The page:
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“Nanny, why is that grave covered in iron?”

“Well, Ellie, that’s a question and a story.”

“Please tell me Nanny.”

“Very well. Sit down here on this bench in the sun and I’ll explain to you. When I was a girl about your age, my Nanny told me the story that she’d been told by her Nanny. It goes like this.

“You know that you’re always told not to go into the deep woods alone, especially at night or in the winter?”

“Yes, Nanny.”

“And you know why?”

“The Faer folk, Nannny, they might take a liking to me and keep me for their own. Then I’ll never grow up and marry and if I ever come back everything will have changed and no one will know me except for some old lady who was my friend at school and is really my age and I’ll have to live with strangers and no-one will marry me and I might be forced to move away.” Ellie gasped for breath.

“That’s right, Ellie my love. But do you know why people know all of that?”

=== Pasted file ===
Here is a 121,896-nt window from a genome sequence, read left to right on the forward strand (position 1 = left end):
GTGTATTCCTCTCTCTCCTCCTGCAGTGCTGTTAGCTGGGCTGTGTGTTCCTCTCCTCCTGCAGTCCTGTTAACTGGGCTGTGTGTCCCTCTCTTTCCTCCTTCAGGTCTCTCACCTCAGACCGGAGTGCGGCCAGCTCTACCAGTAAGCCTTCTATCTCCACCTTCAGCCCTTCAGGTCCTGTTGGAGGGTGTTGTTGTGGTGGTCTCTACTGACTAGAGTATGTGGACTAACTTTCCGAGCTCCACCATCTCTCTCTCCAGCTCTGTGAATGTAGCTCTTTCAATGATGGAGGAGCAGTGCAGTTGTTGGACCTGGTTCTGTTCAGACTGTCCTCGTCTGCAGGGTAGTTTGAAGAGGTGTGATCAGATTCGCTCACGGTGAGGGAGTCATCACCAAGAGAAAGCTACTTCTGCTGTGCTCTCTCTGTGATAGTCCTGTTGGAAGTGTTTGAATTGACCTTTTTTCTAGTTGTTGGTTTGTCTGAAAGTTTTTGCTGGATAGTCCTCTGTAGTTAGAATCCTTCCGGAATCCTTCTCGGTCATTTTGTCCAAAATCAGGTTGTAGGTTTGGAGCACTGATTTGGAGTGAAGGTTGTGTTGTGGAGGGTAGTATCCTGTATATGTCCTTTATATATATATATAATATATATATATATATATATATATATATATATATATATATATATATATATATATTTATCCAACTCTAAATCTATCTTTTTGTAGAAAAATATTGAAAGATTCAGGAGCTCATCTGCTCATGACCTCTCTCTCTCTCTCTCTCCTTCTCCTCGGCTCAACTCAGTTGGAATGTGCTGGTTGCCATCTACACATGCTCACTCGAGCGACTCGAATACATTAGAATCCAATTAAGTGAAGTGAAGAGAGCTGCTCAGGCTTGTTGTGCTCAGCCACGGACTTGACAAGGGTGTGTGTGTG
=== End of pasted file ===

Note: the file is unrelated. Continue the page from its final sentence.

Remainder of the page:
“No, Nanny. I though you just did.”

“Well, it’s to do with that grave and a story my great, great Nanny told us.”

Ellie squirmed a little closer to her Nanny on the bench and looked up into her tanned, craggy face.

“Please tell me Nanny.”

“Very well, but sit still and listen carefully.

“Many years ago a young girl, about 16, pretty and unmarried went to the woods one afternoon to gather some bluebells for the dinner table. But when she got there she sat down to rest, for it had been a hard winter on the farm and she wanted to enjoy the spring air. She soon lay down with her head on her coat for a pillow and fell asleep.”

“Oh no, Nanny, she mustn’t do that!”

“Well, you know that and so do I, but she didn’t.

“Anyway, while she was asleep it fell dark and the Faer Folk came out to play among the flowers and make their music and dance their dances. The girl awoke to the noise and instead of running or shouting she started to sing. Now one of the Faer men immediately fell in love with her. He started to dance with her,” Ellie gasped, “and soon she was so caught up in the dancing and singing that she had been there all night. So when he offered her some wine and bread she took it without thinking.”